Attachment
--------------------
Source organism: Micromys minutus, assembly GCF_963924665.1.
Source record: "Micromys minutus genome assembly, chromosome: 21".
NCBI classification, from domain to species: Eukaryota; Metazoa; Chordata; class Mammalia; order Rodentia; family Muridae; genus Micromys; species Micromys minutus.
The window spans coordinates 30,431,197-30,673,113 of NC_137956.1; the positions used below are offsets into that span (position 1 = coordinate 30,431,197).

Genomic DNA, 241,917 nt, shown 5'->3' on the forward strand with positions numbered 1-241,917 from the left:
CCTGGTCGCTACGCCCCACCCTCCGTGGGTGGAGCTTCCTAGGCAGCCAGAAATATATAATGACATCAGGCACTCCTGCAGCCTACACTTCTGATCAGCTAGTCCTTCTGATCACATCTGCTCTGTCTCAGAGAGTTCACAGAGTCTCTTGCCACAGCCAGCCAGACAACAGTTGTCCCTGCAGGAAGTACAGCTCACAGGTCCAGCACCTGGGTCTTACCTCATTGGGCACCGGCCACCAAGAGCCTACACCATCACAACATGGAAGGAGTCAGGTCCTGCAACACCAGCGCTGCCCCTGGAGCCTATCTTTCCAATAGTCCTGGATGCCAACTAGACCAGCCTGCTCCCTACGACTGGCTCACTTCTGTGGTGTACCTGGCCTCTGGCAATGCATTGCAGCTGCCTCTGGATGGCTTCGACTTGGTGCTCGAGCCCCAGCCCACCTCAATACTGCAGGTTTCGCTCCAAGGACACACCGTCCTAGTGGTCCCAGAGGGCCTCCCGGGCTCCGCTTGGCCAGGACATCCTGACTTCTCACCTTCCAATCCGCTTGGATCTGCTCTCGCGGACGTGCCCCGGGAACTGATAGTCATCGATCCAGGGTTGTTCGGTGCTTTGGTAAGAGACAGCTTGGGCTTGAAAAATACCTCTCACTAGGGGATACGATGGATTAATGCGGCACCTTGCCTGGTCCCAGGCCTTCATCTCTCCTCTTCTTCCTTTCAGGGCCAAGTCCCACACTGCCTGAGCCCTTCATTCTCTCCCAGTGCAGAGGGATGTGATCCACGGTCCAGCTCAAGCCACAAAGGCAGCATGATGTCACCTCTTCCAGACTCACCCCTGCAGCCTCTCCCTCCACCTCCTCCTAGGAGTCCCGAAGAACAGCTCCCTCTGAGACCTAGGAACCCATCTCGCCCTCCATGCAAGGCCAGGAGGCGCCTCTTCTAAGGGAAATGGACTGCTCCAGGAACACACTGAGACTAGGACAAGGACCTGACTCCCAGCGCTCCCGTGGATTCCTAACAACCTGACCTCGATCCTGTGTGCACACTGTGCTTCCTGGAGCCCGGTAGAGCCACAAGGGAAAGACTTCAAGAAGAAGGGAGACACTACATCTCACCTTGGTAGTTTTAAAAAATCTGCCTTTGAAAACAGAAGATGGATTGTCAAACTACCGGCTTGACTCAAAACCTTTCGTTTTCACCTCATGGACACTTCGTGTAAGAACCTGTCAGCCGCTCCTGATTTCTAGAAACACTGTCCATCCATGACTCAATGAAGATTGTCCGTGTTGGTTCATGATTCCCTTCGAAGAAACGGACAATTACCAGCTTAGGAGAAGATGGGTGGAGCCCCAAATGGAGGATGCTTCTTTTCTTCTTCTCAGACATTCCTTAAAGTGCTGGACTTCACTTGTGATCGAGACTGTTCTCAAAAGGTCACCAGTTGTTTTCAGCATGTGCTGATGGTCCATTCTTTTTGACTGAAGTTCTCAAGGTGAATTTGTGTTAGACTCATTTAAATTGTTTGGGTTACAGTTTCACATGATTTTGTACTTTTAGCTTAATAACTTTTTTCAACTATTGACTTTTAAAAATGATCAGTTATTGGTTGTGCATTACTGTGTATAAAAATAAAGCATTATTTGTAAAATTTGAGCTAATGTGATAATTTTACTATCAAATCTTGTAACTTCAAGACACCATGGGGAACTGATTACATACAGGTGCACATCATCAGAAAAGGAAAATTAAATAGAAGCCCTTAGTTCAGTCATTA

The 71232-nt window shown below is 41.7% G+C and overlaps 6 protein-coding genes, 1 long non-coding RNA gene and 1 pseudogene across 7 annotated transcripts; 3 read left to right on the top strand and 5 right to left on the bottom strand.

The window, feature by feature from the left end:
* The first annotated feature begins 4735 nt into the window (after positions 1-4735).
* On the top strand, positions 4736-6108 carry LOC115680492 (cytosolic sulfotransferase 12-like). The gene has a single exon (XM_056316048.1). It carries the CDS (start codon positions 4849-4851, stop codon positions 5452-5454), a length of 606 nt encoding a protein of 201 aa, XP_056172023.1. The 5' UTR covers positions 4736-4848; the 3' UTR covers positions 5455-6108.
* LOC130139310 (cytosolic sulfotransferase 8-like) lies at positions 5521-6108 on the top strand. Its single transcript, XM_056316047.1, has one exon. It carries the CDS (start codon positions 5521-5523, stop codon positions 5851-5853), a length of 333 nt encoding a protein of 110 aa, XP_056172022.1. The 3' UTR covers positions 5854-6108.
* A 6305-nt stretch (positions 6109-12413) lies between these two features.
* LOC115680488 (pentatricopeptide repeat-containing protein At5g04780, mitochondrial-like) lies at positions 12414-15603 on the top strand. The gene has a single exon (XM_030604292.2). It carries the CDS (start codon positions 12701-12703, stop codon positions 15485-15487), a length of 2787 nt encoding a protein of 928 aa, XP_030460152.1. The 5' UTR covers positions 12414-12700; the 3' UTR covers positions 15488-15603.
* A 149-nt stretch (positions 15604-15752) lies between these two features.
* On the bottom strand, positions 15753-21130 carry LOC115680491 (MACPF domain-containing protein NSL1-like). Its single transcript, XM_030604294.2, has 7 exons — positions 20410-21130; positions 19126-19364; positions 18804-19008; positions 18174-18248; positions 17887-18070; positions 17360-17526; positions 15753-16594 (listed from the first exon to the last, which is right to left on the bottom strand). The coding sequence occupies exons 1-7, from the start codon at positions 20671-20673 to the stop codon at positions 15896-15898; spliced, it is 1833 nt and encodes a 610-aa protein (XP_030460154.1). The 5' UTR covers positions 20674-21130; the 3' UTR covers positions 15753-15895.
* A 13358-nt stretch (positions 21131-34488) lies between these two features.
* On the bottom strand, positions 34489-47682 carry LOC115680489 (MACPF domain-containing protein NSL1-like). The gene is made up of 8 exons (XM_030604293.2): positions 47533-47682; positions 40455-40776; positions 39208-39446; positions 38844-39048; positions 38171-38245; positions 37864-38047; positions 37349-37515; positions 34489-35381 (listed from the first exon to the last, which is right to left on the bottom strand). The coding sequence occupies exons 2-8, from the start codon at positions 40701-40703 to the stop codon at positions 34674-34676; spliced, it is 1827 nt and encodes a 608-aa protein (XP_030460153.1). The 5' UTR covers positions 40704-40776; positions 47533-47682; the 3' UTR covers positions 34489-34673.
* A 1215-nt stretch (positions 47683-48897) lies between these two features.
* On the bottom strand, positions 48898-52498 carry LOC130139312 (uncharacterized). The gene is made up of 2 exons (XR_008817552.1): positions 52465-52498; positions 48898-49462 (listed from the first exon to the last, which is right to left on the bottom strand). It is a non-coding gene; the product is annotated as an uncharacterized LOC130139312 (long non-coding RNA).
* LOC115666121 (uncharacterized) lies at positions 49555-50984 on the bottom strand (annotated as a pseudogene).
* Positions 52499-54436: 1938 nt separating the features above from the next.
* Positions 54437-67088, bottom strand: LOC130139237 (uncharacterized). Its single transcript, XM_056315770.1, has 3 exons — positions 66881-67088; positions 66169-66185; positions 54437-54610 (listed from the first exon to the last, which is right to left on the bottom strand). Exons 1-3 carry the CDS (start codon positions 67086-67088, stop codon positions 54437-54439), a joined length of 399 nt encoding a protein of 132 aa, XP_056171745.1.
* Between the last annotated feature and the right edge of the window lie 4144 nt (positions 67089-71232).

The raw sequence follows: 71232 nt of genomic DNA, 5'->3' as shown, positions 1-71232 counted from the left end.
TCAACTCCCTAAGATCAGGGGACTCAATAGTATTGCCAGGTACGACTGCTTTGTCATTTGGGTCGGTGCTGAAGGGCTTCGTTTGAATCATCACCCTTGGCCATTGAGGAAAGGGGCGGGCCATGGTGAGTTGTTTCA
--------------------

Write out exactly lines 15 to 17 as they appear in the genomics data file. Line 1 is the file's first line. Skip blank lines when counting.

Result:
* On the bottom strand, positions 15753-21130 carry LOC115680491 (MACPF domain-containing protein NSL1-like). Its single transcript, XM_030604294.2, has 7 exons — positions 20410-21130; positions 19126-19364; positions 18804-19008; positions 18174-18248; positions 17887-18070; positions 17360-17526; positions 15753-16594 (listed from the first exon to the last, which is right to left on the bottom strand). The coding sequence occupies exons 1-7, from the start codon at positions 20671-20673 to the stop codon at positions 15896-15898; spliced, it is 1833 nt and encodes a 610-aa protein (XP_030460154.1). The 5' UTR covers positions 20674-21130; the 3' UTR covers positions 15753-15895.
* A 13358-nt stretch (positions 21131-34488) lies between these two features.
* On the bottom strand, positions 34489-47682 carry LOC115680489 (MACPF domain-containing protein NSL1-like). The gene is made up of 8 exons (XM_030604293.2): positions 47533-47682; positions 40455-40776; positions 39208-39446; positions 38844-39048; positions 38171-38245; positions 37864-38047; positions 37349-37515; positions 34489-35381 (listed from the first exon to the last, which is right to left on the bottom strand). The coding sequence occupies exons 2-8, from the start codon at positions 40701-40703 to the stop codon at positions 34674-34676; spliced, it is 1827 nt and encodes a 608-aa protein (XP_030460153.1). The 5' UTR covers positions 40704-40776; positions 47533-47682; the 3' UTR covers positions 34489-34673.